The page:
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Year : 2018  |  Volume : 6  |  Issue : 1  |  Page : 15-18

Prosthetic management of dentigerous cyst associated with impacted mandibular molar

Department of Prosthodontics, Faculty of Dental Sciences, Sri Ramachandra University, Chennai, Tamil Nadu, India

Date of Web Publication21-Mar-2018

Correspondence Address:
Dr. Fathima R Banu
Department of Prosthodontics, Faculty of Dental Sciences, Sri Ramachandra University, Porur, Chennai - 600 116, Tamil Nadu
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Source of Support: None, Conflict of Interest: None

DOI: 10.4103/dmr.dmr_14_17

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Dentigerous cysts are benign odontogenic cysts occurring from the dental follicle of an unerupted or developing tooth. This cyst is usually asymptomatic but has the potential to attain a large size and become aggressive. These lesions are usually associated with the impacted third molars and canines. The treatment for this cyst is the extraction of the impacted tooth and enucleation of the cyst. A prosthodontist should be involved in the restoration of the lost structure from the point of diagnosis to establish proper function and improve the quality of life for the patient. We present a case report of a dentigerous cyst associated with an impacted mandibular molar which was surgically removed, and the defect was closed by an obturator fabricated before the surgical procedure.

Keywords: Dentigerous cyst, impacted third molar, obturator, prosthodontic therapy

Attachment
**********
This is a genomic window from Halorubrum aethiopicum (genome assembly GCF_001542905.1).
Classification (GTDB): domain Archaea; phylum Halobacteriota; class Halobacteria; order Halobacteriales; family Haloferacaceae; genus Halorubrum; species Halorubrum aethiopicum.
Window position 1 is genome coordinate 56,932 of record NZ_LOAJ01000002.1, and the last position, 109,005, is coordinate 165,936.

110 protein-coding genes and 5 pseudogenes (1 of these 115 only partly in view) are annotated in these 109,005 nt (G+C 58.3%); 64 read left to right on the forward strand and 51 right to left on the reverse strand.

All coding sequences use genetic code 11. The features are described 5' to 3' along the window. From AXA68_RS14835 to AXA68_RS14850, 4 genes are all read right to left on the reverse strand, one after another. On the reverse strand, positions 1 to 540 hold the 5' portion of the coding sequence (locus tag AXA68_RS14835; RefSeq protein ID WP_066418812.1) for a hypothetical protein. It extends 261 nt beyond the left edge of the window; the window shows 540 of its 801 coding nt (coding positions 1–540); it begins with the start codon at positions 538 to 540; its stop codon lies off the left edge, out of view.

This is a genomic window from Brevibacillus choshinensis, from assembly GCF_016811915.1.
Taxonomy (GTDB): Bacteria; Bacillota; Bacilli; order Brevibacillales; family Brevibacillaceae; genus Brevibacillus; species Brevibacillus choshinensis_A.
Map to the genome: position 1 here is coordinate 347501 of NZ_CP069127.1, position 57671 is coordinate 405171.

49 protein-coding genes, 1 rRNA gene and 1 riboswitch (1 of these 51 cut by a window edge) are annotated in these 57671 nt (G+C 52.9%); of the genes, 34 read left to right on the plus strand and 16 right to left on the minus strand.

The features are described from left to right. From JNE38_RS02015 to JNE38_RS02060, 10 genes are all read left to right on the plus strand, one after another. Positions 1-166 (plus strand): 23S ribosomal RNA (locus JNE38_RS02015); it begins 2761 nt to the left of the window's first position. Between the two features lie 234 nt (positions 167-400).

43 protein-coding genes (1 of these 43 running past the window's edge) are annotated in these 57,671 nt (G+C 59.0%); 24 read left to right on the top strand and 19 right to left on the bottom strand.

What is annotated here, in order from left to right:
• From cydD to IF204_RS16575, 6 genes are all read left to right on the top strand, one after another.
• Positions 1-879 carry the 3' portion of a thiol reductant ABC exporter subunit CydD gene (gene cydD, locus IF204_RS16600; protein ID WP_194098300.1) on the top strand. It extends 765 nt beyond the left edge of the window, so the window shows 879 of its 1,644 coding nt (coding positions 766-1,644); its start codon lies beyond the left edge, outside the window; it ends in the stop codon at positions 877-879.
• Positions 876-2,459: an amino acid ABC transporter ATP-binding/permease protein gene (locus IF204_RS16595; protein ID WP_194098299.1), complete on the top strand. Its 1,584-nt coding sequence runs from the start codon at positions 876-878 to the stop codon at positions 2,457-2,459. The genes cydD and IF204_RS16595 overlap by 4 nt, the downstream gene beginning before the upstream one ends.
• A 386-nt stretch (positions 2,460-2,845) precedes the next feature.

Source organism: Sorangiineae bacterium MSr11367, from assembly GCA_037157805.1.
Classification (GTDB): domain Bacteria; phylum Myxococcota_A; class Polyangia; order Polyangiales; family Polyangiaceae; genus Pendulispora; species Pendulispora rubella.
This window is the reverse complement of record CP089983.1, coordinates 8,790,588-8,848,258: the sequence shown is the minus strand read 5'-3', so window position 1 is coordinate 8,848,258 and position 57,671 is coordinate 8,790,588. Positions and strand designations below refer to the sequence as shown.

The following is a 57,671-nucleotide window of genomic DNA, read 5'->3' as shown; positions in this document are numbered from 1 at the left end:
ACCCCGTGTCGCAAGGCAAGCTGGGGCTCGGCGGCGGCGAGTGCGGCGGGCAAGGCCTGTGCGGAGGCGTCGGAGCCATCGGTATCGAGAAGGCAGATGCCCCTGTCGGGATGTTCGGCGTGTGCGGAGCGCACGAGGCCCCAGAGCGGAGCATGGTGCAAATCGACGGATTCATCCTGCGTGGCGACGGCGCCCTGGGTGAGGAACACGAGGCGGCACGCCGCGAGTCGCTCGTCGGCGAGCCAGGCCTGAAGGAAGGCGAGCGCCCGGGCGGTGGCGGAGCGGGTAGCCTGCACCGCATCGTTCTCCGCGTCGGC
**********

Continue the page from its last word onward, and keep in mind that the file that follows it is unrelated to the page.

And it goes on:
How to cite this article:
Natarajan S, Inbarajan A, Seenivasan M, Banu FR, Saravanan T T, Saran P. Prosthetic management of dentigerous cyst associated with impacted mandibular molar. Dent Med Res 2018;6:15-8

How to cite this URL:
Natarajan S, Inbarajan A, Seenivasan M, Banu FR, Saravanan T T, Saran P. Prosthetic management of dentigerous cyst associated with impacted mandibular molar. Dent Med Res [serial online] 2018 [cited 2023 Jan 30];6:15-8. Available from: https://www.dmrjournal.org/text.asp?2018/6/1/15/228117

  Introduction Top

A dentigerous or follicular cyst is usually formed by the accumulation of fluid between the reduced enamel epithelium and the completely formed tooth crown or in the layers of the reduced enamel epithelium.[1] These cysts are benign odontogenic lesions arising from the impacted, embedded, or unerupted tooth.[2] A dentigerous cyst occurs in the permanent dentition, especially in association with the impacted mandibular third molars and impacted maxillary canines with the highest incidence in the second and third decades of a patient's life.[2] Radiographically, the dentigerous cyst appears as a well-defined radiolucency with a radiopaque border and surrounds the crown of an impacted or unerupted tooth. The microscopic features of dentigerous cysts must be evaluated to rule out a transformation to an ameloblastoma or squamous cell carcinoma. Because of its malignant potential to invade adjacent vital structures, the treatment protocol for a dentigerous cyst involves surgical enucleation and extraction of the impacted or unerupted tooth associated with the cyst.[3] This results in a loss of function and esthetics, which would affect both the physiological and psychological well-being of the patient. Therefore, a plan for the reconstruction of the excised site should start at the diagnosis stage. The type of reconstruction depends on the extent of resultant bony and soft-tissue defect, and effective treatment requires a multidisciplinary approach between prosthetic and surgical teams.[4]

  Case Report Top

A 61-year-old female reported to the Faculty of Dental Sciences, Sri Ramachandra University, Chennai, India, with a swelling in the right mandibular posterior region, with no relevant medical history. Intraoral examination revealed a bony swelling around teeth 46, 47, and 48 in the body of the mandible. Radiographic examination with the orthopantomogram [Figure 1] showed a well-defined unilocular radiolucent lesion in the body of the mandible involving the impacted third molar.
Figure 1: Radiographic evaluation of a dentigerous cyst